Kevin Hecteman

I'll get right to the point: What would be nice is if I could afford to live in my hometown without having to become a multimillionaire first.

Now then:

I've been following this and other threads about the future of Burlingame, the proposed change to height limits, etc. Seems to me emotion on all sides is getting in the way of rational discussion. That's understandable to a certain extent (see my opening paragraph), but at some point people need to calm down and discuss this in a calm, cool, collected fashion. Nothing less than the future of the town is at stake.

I see here a battle of sorts for Burlingame's soul between the neurotic nostalgics and the manic-progressives. (Thank you, Herb Caen, for both of those terms). Neither extreme is tenable. We can't freeze Burlingame in time for all time, nor should we turn the town over to those who couldn't care less about the town and are out simply to make a pile of money.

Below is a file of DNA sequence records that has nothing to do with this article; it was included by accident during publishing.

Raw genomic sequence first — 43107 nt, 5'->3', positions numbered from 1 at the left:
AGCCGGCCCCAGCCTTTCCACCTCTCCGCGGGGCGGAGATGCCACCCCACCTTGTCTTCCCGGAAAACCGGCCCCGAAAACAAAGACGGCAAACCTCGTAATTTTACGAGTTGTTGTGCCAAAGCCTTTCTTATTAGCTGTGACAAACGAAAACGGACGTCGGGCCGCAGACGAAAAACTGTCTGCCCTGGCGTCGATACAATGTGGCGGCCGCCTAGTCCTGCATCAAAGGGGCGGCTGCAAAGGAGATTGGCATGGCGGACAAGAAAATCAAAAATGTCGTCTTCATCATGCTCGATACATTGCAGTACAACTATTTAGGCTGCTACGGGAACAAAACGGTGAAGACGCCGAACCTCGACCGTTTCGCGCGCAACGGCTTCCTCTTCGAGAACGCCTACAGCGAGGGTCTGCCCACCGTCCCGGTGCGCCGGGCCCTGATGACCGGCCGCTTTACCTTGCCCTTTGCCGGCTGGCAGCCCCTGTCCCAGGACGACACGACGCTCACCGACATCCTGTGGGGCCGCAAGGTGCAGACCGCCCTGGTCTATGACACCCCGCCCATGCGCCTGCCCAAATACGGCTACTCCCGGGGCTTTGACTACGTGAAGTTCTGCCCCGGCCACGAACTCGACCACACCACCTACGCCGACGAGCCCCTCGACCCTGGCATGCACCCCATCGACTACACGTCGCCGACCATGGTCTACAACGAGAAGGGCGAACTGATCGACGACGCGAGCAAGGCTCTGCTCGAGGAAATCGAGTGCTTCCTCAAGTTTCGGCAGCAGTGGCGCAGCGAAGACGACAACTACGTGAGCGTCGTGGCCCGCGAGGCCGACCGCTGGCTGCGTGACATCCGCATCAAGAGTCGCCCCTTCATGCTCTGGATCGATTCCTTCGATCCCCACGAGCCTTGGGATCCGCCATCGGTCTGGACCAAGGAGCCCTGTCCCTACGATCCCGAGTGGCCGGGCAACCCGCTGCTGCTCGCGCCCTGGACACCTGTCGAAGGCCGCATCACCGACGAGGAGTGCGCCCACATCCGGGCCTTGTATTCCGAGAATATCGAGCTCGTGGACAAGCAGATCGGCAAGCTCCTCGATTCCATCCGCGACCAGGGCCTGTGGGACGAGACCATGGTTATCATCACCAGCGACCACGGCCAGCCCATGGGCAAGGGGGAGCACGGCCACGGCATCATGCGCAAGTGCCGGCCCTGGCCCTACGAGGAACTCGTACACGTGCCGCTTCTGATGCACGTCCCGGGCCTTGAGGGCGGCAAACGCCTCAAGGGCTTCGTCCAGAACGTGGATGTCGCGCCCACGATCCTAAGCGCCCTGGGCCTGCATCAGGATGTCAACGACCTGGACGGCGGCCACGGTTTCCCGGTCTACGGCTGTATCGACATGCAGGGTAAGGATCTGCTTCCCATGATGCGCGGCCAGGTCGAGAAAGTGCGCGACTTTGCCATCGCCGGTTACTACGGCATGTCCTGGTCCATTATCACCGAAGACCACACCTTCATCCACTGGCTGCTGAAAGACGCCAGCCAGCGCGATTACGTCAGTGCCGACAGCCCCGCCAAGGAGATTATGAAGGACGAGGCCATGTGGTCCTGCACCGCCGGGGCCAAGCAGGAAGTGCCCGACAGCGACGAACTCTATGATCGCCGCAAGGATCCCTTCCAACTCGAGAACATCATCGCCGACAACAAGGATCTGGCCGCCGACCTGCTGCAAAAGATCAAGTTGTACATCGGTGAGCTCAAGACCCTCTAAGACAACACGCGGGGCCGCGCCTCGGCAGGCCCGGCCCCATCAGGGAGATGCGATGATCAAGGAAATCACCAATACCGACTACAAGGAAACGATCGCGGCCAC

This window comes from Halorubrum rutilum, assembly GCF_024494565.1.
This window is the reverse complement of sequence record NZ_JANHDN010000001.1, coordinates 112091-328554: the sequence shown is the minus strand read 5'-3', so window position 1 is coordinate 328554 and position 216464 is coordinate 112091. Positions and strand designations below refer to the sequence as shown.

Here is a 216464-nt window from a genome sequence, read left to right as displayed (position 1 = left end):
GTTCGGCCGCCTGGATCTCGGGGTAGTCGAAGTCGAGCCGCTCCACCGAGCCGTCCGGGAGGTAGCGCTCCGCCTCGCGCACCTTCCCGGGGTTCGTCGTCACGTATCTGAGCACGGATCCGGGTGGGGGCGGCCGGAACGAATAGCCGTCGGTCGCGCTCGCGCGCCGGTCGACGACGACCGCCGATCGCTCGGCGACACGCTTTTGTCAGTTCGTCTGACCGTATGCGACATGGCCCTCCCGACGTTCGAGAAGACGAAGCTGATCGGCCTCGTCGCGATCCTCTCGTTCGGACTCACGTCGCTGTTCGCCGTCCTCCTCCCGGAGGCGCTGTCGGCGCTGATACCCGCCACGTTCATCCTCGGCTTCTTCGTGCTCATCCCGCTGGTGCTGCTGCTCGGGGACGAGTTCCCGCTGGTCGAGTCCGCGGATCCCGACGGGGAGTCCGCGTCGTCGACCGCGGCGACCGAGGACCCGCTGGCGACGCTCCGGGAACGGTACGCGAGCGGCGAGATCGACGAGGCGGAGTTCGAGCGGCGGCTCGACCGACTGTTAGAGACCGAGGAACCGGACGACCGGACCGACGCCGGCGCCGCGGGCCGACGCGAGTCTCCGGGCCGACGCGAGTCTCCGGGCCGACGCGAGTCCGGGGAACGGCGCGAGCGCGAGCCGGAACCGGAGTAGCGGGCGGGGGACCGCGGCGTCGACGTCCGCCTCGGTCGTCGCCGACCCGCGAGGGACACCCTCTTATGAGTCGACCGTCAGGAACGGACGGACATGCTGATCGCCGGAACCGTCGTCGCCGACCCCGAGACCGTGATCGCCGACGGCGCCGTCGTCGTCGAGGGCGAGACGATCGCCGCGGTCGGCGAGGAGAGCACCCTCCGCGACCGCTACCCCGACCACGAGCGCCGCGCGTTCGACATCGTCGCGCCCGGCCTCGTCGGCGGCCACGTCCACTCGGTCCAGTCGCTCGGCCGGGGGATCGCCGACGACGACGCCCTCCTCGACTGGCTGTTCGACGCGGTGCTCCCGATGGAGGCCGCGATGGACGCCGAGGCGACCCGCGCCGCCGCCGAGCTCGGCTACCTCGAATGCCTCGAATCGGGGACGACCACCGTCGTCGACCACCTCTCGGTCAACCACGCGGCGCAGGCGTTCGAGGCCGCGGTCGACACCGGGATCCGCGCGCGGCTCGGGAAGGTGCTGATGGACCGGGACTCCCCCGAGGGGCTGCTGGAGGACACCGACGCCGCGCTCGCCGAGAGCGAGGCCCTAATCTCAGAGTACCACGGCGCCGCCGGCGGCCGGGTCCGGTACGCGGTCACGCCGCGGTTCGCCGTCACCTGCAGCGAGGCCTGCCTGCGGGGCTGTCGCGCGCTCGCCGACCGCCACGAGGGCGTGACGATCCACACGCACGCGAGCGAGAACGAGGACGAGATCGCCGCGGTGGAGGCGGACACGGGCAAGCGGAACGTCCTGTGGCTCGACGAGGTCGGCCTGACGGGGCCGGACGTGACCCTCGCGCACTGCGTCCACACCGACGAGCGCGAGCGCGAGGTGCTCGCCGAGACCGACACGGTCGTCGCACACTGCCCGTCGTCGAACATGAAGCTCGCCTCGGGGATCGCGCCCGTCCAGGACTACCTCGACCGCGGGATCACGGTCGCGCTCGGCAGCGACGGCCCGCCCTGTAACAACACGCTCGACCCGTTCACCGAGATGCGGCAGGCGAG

The challenge is to figure out how to accommodate growth and make it possible for us middle-class and working-class types to live in Burlingame without ruining the ambiance.

I'd suggest several books for those interested in town planning and livability:

* "Suburban Nation: The Rise of Sprawl and the Decline of the American Dream" by Andres Duany, Elizabeth Plater-Zyberk and Jeff Speck

* "Home from Nowhere: Remaking our Everyday World for the 21st Century" by James Howard Kunstler

* "The Death and Life of Great American Cities" by Jane Jacobs

* "A Better Place to Live: Reshaping the American Suburb" by Philip Langdon

* "Charter of the New Urbanism," published by the Congress for the New Urbanism (www.cnu.org).

All present excellent viewpoints about town planning. How to accommodate all sorts of housing, from the apartment above the shop to the single-family house, in a sensible fashion; how to allow the automobile in without allowing it to dominate the landscape; how to provide easy access to multiple modes of transportation ... in short, how to create (or preserve) a human-scaled place where people can live, work and play, and where those who need to move about can easily do so without a car if they so desire.

I'd suggest anybody interested in Burlingame's future might want to look into the above books. And keep up the discussion here.

(What might work even better: the people on the forum ought to get together for lunch sometime and talk about all this in person.)

Joanne

There is only one council person proposing 75 foot heights (Terry Nagel) -- so that idea will probably never happen.